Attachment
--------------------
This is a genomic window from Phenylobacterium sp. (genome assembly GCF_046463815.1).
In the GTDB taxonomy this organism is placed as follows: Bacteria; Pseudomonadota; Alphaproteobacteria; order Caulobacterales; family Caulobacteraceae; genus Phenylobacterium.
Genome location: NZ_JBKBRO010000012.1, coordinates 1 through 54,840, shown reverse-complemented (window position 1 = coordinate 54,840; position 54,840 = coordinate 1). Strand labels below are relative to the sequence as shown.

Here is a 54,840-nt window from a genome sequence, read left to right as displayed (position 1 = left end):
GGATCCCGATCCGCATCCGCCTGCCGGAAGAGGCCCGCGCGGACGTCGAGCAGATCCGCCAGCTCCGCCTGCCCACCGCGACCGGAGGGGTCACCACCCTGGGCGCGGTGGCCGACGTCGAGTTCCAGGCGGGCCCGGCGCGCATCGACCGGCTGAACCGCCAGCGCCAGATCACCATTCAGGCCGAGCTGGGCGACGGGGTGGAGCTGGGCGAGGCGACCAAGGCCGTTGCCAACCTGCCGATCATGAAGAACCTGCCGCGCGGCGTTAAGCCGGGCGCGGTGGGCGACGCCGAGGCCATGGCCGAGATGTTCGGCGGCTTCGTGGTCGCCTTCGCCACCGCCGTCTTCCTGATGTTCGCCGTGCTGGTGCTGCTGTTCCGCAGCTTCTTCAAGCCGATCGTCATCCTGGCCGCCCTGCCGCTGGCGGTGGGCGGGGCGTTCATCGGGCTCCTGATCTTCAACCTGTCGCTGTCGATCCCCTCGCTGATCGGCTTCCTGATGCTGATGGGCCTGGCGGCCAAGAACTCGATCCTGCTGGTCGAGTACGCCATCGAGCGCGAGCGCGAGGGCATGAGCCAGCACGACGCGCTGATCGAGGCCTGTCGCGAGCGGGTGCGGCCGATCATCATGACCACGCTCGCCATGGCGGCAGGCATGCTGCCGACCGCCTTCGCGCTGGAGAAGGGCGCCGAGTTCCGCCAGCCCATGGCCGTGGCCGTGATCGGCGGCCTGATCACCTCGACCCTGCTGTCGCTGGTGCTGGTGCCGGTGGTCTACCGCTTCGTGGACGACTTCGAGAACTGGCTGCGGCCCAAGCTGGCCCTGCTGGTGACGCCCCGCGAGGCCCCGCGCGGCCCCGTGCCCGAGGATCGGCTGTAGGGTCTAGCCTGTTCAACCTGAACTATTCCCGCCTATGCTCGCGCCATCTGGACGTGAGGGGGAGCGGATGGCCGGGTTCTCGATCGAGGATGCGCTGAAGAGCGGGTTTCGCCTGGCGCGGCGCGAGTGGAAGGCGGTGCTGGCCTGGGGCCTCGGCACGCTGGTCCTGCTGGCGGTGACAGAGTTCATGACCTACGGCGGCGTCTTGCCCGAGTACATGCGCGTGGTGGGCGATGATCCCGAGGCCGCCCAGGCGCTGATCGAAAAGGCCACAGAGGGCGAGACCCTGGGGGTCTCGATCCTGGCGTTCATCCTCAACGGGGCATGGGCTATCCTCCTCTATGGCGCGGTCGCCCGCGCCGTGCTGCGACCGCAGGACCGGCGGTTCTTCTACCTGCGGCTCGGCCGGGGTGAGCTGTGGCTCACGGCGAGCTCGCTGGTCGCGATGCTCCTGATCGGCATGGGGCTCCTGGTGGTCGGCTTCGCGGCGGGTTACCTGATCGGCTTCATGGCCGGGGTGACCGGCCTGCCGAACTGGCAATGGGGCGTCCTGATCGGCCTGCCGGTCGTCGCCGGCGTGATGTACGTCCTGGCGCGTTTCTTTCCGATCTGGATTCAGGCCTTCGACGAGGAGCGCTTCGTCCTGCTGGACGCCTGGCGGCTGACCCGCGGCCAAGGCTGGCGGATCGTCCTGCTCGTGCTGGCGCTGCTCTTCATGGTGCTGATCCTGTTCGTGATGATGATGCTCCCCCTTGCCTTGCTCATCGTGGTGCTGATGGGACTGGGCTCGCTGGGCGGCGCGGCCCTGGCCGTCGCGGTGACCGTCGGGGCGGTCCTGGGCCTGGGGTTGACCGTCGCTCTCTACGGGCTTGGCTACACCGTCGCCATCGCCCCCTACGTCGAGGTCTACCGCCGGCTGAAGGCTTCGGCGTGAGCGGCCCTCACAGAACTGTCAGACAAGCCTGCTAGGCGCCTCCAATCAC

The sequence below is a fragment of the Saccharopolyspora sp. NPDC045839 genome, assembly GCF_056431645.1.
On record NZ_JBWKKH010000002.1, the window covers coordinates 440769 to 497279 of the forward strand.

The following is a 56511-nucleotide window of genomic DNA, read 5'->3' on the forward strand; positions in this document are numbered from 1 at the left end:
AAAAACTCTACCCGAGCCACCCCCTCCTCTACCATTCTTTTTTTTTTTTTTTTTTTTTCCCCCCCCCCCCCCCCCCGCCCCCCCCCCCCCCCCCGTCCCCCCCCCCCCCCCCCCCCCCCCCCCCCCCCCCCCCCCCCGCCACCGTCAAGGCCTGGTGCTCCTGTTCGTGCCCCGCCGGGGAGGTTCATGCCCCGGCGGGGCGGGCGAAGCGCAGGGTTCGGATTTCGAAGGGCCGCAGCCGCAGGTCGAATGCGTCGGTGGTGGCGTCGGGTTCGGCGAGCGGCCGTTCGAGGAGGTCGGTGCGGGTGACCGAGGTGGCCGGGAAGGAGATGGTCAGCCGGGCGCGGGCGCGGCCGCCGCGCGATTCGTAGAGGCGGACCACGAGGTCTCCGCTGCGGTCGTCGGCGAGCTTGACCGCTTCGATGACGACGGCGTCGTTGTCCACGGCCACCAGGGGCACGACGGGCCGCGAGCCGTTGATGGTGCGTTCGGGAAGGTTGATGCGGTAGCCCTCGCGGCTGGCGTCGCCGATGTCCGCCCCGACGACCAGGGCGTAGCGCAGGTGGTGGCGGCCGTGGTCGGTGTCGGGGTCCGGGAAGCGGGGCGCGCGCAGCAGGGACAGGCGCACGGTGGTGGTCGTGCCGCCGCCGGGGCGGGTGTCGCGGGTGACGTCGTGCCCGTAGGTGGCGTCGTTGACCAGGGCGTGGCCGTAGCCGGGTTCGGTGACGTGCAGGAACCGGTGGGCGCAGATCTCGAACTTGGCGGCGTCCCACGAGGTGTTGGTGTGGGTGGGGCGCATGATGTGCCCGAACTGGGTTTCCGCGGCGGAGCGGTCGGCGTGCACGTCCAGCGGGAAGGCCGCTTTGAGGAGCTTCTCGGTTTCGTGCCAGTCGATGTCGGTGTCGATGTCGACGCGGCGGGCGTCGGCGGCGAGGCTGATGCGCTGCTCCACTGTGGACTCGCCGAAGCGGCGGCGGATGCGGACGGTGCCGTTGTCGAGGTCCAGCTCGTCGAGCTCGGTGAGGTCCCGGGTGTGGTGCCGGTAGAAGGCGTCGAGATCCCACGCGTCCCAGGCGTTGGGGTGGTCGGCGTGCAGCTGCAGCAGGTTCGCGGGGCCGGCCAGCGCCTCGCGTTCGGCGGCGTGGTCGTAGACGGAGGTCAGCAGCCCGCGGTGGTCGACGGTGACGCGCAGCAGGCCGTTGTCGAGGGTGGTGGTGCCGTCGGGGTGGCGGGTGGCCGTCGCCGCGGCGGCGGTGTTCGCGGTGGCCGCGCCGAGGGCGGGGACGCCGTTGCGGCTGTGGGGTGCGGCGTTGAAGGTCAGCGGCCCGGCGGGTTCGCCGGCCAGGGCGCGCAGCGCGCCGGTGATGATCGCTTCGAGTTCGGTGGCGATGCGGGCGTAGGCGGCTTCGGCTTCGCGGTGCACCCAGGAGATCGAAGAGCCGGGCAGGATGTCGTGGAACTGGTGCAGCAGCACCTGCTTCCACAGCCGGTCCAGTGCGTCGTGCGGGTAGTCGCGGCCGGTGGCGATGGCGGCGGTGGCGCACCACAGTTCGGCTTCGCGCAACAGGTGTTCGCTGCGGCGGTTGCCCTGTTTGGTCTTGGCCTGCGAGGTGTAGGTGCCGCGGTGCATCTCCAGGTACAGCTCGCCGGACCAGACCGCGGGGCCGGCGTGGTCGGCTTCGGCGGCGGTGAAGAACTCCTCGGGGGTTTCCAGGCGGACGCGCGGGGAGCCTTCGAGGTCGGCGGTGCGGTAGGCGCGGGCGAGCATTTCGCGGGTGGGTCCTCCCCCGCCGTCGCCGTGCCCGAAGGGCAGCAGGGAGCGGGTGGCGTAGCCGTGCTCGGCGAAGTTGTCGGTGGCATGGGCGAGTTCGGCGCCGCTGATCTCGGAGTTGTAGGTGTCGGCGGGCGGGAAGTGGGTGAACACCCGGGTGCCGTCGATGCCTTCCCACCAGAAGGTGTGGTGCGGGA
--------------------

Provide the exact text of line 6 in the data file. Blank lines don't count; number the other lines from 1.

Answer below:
The sequence below is a fragment of the Saccharopolyspora sp. NPDC045839 genome, assembly GCF_056431645.1.